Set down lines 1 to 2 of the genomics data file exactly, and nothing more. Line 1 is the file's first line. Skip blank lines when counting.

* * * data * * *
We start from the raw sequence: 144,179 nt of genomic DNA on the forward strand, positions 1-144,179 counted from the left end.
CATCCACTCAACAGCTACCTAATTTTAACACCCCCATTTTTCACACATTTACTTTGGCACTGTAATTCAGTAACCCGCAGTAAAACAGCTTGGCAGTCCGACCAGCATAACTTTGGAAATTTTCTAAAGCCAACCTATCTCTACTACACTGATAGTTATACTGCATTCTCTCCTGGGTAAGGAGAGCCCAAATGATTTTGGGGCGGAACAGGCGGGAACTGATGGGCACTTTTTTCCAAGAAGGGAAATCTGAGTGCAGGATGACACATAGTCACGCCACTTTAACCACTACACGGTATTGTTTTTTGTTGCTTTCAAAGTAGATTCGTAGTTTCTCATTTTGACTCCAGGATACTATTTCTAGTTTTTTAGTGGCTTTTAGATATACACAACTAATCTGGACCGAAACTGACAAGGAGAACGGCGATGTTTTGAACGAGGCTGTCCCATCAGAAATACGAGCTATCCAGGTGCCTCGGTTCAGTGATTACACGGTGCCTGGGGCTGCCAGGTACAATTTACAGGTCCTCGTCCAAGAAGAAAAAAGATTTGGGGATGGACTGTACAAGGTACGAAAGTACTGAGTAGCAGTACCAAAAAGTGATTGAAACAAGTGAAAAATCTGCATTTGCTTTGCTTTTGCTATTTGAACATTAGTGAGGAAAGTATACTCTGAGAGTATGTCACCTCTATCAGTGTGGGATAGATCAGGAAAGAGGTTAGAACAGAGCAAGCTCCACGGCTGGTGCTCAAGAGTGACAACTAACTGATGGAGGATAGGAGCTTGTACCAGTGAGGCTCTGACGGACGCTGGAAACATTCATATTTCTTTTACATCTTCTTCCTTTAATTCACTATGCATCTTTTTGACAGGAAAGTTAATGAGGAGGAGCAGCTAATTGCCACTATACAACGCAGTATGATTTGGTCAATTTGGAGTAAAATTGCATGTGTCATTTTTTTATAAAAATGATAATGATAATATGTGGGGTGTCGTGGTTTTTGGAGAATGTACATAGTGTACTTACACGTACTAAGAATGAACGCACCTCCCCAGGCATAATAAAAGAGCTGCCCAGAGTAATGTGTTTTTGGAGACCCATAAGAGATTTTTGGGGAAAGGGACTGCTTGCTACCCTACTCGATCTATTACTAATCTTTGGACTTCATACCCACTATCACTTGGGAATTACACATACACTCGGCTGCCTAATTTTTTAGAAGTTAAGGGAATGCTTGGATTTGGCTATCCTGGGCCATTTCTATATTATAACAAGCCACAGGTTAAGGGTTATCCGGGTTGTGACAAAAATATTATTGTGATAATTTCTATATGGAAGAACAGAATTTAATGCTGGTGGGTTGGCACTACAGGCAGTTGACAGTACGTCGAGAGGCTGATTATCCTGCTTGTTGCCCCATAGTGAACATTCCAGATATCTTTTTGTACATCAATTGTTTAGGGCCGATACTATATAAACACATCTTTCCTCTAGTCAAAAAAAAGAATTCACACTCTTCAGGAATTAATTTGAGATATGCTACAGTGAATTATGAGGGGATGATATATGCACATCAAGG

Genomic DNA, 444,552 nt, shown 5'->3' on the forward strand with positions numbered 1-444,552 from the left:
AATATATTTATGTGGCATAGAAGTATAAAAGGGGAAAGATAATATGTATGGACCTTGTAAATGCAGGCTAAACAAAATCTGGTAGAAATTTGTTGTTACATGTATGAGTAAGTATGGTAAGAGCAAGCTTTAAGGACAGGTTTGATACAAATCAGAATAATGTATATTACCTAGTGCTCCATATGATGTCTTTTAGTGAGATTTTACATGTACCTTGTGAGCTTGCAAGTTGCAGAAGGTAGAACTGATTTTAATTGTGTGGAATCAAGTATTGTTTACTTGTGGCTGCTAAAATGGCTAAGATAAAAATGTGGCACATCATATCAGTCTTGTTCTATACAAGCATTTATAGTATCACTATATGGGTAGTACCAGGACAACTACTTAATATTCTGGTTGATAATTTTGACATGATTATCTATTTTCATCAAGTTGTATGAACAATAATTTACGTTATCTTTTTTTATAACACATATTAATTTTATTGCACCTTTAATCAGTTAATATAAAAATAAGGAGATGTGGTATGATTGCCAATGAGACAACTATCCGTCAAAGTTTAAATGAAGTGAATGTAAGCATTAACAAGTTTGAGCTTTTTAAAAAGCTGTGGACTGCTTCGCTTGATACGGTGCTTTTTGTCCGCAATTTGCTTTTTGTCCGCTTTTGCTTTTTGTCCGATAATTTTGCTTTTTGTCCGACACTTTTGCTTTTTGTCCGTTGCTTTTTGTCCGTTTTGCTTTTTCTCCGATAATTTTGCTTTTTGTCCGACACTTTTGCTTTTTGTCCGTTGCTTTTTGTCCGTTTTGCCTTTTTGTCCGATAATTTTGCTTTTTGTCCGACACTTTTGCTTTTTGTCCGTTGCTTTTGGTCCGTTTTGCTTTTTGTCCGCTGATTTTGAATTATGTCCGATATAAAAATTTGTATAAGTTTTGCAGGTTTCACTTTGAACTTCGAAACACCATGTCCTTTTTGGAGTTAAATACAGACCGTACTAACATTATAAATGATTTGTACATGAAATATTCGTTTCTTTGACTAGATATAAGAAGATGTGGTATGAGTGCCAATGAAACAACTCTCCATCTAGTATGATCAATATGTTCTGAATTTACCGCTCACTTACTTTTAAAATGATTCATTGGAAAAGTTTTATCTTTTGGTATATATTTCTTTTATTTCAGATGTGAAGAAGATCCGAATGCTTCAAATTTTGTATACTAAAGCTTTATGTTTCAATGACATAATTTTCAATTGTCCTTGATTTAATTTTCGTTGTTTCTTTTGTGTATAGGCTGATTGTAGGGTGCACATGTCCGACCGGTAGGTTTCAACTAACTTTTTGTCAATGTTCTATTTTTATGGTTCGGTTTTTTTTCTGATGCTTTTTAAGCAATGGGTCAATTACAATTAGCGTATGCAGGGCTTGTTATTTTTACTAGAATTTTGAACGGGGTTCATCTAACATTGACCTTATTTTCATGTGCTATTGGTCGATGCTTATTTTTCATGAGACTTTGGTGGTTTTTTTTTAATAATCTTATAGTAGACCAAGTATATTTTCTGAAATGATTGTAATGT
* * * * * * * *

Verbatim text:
We start from the raw sequence: 144,179 nt of genomic DNA on the forward strand, positions 1-144,179 counted from the left end.
CATCCACTCAACAGCTACCTAATTTTAACACCCCCATTTTTCACACATTTACTTTGGCACTGTAATTCAGTAACCCGCAGTAAAACAGCTTGGCAGTCCGACCAGCATAACTTTGGAAATTTTCTAAAGCCAACCTATCTCTACTACACTGATAGTTATACTGCATTCTCTCCTGGGTAAGGAGAGCCCAAATGATTTTGGGGCGGAACAGGCGGGAACTGATGGGCACTTTTTTCCAAGAAGGGAAATCTGAGTGCAGGATGACACATAGTCACGCCACTTTAACCACTACACGGTATTGTTTTTTGTTGCTTTCAAAGTAGATTCGTAGTTTCTCATTTTGACTCCAGGATACTATTTCTAGTTTTTTAGTGGCTTTTAGATATACACAACTAATCTGGACCGAAACTGACAAGGAGAACGGCGATGTTTTGAACGAGGCTGTCCCATCAGAAATACGAGCTATCCAGGTGCCTCGGTTCAGTGATTACACGGTGCCTGGGGCTGCCAGGTACAATTTACAGGTCCTCGTCCAAGAAGAAAAAAGATTTGGGGATGGACTGTACAAGGTACGAAAGTACTGAGTAGCAGTACCAAAAAGTGATTGAAACAAGTGAAAAATCTGCATTTGCTTTGCTTTTGCTATTTGAACATTAGTGAGGAAAGTATACTCTGAGAGTATGTCACCTCTATCAGTGTGGGATAGATCAGGAAAGAGGTTAGAACAGAGCAAGCTCCACGGCTGGTGCTCAAGAGTGACAACTAACTGATGGAGGATAGGAGCTTGTACCAGTGAGGCTCTGACGGACGCTGGAAACATTCATATTTCTTTTACATCTTCTTCCTTTAATTCACTATGCATCTTTTTGACAGGAAAGTTAATGAGGAGGAGCAGCTAATTGCCACTATACAACGCAGTATGATTTGGTCAATTTGGAGTAAAATTGCATGTGTCATTTTTTTATAAAAATGATAATGATAATATGTGGGGTGTCGTGGTTTTTGGAGAATGTACATAGTGTACTTACACGTACTAAGAATGAACGCACCTCCCCAGGCATAATAAAAGAGCTGCCCAGAGTAATGTGTTTTTGGAGACCCATAAGAGATTTTTGGGGAAAGGGACTGCTTGCTACCCTACTCGATCTATTACTAATCTTTGGACTTCATACCCACTATCACTTGGGAATTACACATACACTCGGCTGCCTAATTTTTTAGAAGTTAAGGGAATGCTTGGATTTGGCTATCCTGGGCCATTTCTATATTATAACAAGCCACAGGTTAAGGGTTATCCGGGTTGTGACAAAAATATTATTGTGATAATTTCTATATGGAAGAACAGAATTTAATGCTGGTGGGTTGGCACTACAGGCAGTTGACAGTACGTCGAGAGGCTGATTATCCTGCTTGTTGCCCCATAGTGAACATTCCAGATATCTTTTTGTACATCAATTGTTTAGGGCCGATACTATATAAACACATCTTTCCTCTAGTCAAAAAAAAGAATTCACACTCTTCAGGAATTAATTTGAGATATGCTACAGTGAATTATGAGGGGATGATATATGCACATCAAGG